Zantac Use Linked to Cancer

Zantac Use Linked to Cancer

This past April, the U.S. Food and Drug Administration recalled all prescription and over-the-counter Zantac from the market immediately as part of an ongoing investigation of a contaminant known as N-Nitrosodimethylamine (NDMA) in ranitidine --Zantac’s active ingredient. The FDA determined that the NDMA impurity in some ranitidine products can build up over time and when stored at higher than room temperatures. NDMA has been identified as a probable substance that could cause cancer in humans, and its inclusion in Zantac formulations may result in consumer exposure to unacceptable levels of this impurity.

The recall is the result of an FDA investigation into ranitidine that began in the summer of 2019, when the FDA became aware of independent laboratory testing that found NDMA in ranitidine NDMA is present in foods and in water but in low levels not be expected to lead to an increase in the risk of cancer. However, the FDA’s testing and investigation confirmed that NDMA levels increase significantly in ranitidine even under normal storage conditions, but particularly when samples are stored at higher temperatures during transport to market or even through ordinary handling by people taking the medication. The testing further demonstrated the older a ranitidine product is, the greater the level of NDMA. The FDA concluded that any or all of these conditions may raise the level of NDMA in the ranitidine product above the acceptable daily intake limit.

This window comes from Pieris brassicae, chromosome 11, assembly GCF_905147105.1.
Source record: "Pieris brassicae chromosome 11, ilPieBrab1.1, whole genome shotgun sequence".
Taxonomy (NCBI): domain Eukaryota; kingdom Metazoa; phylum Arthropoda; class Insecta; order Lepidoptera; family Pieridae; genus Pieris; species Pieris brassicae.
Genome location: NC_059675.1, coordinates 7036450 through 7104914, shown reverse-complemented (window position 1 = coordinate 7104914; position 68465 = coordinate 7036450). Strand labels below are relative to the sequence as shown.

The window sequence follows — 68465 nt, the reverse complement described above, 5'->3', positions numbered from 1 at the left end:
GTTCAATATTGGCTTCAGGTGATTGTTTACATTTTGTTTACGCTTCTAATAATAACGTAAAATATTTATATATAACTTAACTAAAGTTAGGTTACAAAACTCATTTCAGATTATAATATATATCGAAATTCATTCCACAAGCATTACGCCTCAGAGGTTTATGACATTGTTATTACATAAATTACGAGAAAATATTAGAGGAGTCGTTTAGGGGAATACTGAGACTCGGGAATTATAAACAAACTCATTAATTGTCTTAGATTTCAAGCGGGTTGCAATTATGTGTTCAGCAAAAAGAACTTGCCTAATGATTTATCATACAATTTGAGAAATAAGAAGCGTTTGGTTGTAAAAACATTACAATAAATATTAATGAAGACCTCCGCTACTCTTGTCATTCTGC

As a result of this immediate market withdrawal request, ranitidine products will not be available for new or existing prescriptions or OTC use in the U.S. The FDA advises consumers taking over-the-counter ranitidine to stop taking any tablets or liquid, dispose of them properly and not buy more. The FDA further advises patients taking prescription ranitidine to speak with their health care professional about other treatment options before stopping the medicine.

The FDA reports that, so far, its testing has not found the same risks in other drugs approved for similar use as Zantac -- including famotidine (Pepcid), cimetidine (Tagamet), esomeprazole (Nexium), lansoprazole (Prevacid) or omeprazole (Prilosec). However, the FDA’s investigation remains ongoing. In the meantime, if you’ve experienced adverse reactions to Zantac, the FDA encourages you to report the same to the agency’s MedWatch Adverse Event Reporting program at You should also contact an experienced law firm to explore potential legal remedies.

This past April, the U.S. Food and Drug Administration recalled all prescription and over-the-counter Zantac from the market. Zak Zatezalo explains what you need to know about Zantac use being linked to cancer.